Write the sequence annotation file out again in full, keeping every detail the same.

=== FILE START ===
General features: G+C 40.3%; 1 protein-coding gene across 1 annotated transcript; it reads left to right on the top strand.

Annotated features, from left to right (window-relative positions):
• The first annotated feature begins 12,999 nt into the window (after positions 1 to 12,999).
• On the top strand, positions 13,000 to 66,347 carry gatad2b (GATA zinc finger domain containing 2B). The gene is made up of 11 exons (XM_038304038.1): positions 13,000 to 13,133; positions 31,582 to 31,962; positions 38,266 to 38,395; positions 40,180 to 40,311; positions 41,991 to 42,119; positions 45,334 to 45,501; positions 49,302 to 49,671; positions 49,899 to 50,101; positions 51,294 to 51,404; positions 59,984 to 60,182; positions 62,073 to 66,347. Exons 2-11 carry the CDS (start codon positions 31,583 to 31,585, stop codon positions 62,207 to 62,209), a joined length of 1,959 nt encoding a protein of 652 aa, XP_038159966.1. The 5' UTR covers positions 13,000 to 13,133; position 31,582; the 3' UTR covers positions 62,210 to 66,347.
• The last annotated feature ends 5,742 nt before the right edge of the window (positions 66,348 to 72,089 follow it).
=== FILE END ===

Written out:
General features: G+C 40.3%; 1 protein-coding gene across 1 annotated transcript; it reads left to right on the top strand.

Annotated features, from left to right (window-relative positions):
• The first annotated feature begins 12,999 nt into the window (after positions 1 to 12,999).
• On the top strand, positions 13,000 to 66,347 carry gatad2b (GATA zinc finger domain containing 2B). The gene is made up of 11 exons (XM_038304038.1): positions 13,000 to 13,133; positions 31,582 to 31,962; positions 38,266 to 38,395; positions 40,180 to 40,311; positions 41,991 to 42,119; positions 45,334 to 45,501; positions 49,302 to 49,671; positions 49,899 to 50,101; positions 51,294 to 51,404; positions 59,984 to 60,182; positions 62,073 to 66,347. Exons 2-11 carry the CDS (start codon positions 31,583 to 31,585, stop codon positions 62,207 to 62,209), a joined length of 1,959 nt encoding a protein of 652 aa, XP_038159966.1. The 5' UTR covers positions 13,000 to 13,133; position 31,582; the 3' UTR covers positions 62,210 to 66,347.
• The last annotated feature ends 5,742 nt before the right edge of the window (positions 66,348 to 72,089 follow it).